An employee cannot be discharged for refusing to perform an act that is a violation of a clear mandate of public policy. A whistleblower is a person who reports or complains about illegal activity or serious misconduct in a company and is fired for doing that. A wrongful discharge claim arises because someone has been fired for doing his job or refusing to violate the law.
An employee is not compelled to perform illegal acts and generally cannot be disciplined for reporting them to a governmental entity. Retaliatory Discharge of Employee for Refusing to Perform or Participate in Unlawful or Wrongful Acts, 104 A.L.R.5th 1. Diagostino v. Johnson & Johnson, 133 N.J. 516 (1993). In evaluating whistleblower claims, the following criteria can be used :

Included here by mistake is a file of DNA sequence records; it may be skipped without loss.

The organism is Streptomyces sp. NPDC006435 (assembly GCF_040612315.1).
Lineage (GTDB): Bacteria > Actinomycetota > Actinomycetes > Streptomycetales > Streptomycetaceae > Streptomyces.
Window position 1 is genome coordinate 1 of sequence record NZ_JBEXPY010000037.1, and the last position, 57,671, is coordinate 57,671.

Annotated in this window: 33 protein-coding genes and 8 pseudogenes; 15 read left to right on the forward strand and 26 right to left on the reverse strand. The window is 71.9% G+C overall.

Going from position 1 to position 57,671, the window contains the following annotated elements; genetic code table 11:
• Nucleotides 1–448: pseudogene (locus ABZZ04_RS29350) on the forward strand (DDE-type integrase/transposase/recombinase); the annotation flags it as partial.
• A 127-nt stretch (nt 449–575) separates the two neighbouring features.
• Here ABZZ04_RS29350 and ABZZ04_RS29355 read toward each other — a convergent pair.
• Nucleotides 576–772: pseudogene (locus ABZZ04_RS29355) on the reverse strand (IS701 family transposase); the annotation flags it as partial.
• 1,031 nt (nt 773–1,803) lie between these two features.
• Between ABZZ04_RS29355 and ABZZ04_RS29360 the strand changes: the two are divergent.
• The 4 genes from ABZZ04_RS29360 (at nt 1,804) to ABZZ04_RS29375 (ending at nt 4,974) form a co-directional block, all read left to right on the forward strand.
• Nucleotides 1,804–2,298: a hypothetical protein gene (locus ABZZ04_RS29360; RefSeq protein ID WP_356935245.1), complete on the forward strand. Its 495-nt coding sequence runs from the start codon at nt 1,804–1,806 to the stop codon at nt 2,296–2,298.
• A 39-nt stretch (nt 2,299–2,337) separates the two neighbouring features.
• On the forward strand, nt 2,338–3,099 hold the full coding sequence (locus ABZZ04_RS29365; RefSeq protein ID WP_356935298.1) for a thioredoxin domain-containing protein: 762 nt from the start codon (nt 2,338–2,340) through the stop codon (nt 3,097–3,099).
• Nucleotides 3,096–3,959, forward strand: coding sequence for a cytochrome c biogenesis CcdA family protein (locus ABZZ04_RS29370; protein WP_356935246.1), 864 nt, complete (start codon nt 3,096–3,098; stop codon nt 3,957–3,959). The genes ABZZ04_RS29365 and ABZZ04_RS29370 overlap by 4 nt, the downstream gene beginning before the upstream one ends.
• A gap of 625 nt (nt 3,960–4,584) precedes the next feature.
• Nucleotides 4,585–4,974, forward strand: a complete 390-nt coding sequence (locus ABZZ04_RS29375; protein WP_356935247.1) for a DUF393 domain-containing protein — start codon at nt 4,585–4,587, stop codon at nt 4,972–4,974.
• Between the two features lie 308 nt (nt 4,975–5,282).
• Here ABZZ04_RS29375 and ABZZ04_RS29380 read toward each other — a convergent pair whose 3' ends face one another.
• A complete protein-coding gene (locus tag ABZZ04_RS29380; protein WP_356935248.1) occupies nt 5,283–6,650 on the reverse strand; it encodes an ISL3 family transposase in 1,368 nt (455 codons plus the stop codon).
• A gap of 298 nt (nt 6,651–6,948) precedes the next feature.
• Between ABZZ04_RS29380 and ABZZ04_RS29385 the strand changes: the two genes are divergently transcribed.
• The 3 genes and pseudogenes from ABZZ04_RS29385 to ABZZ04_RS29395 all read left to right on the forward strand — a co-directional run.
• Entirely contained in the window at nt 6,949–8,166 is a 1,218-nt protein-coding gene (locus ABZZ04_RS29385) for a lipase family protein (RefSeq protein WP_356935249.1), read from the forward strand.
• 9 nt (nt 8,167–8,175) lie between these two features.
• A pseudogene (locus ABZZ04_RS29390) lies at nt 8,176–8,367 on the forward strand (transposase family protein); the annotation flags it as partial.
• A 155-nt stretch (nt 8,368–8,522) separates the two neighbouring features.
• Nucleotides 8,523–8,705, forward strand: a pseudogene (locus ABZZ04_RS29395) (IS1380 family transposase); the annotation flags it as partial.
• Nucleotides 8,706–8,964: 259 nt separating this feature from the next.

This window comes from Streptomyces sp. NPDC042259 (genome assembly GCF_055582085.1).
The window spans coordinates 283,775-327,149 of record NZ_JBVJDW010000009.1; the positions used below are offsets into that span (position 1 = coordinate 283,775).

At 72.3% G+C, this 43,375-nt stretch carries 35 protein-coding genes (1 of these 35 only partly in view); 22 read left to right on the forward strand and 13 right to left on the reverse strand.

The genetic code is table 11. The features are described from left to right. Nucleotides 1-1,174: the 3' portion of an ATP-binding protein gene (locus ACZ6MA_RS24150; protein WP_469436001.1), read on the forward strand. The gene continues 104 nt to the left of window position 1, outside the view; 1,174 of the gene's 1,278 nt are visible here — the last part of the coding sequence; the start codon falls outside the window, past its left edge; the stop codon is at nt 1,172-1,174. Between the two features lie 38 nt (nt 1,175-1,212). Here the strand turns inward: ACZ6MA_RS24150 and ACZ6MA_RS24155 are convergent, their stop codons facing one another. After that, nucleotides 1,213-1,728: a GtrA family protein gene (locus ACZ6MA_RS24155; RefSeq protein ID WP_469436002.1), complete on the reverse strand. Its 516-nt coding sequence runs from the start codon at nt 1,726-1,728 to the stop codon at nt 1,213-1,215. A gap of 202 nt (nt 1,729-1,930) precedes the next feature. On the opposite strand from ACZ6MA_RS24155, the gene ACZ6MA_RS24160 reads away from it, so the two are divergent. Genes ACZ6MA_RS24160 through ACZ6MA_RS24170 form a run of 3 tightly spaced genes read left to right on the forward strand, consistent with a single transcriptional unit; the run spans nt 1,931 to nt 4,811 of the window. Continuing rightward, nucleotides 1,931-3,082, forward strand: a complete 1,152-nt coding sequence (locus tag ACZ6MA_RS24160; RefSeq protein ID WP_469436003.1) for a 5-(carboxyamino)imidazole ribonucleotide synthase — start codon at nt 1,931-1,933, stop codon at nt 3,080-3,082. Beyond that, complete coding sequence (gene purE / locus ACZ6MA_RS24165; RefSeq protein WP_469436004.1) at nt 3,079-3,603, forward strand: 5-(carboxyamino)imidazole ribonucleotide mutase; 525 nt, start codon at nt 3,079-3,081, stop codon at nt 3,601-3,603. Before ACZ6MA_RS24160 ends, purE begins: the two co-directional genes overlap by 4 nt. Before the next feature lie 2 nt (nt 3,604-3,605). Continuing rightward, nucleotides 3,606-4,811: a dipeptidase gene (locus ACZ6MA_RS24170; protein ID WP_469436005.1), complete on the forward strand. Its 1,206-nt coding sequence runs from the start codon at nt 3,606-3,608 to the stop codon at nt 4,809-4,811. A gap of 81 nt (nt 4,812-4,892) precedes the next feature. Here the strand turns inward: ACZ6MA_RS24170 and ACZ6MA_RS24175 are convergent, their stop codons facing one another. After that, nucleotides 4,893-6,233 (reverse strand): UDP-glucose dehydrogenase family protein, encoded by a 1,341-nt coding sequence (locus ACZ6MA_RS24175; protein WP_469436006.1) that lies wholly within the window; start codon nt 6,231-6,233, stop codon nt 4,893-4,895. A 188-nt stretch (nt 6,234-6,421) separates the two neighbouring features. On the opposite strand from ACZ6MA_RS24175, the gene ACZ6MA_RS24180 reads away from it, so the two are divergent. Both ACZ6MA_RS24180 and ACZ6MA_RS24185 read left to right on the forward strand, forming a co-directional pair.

- Violation Is the illegal conduct clear and what material shows that.
- Complaint Was a governmental agency contacted.
- Management Was a complaint made to the Human Resources Department or management.
- Performance A company may defend the claim saying the employee’s performance was substandard. Does that defense involve his participation in unlawful activities or other areas.
- Damages How has the employee been damages beyond the firing. Was there psychological or other treatment.
This website compiles wrongful discharge claims, reviewing how courts have approached the claims.
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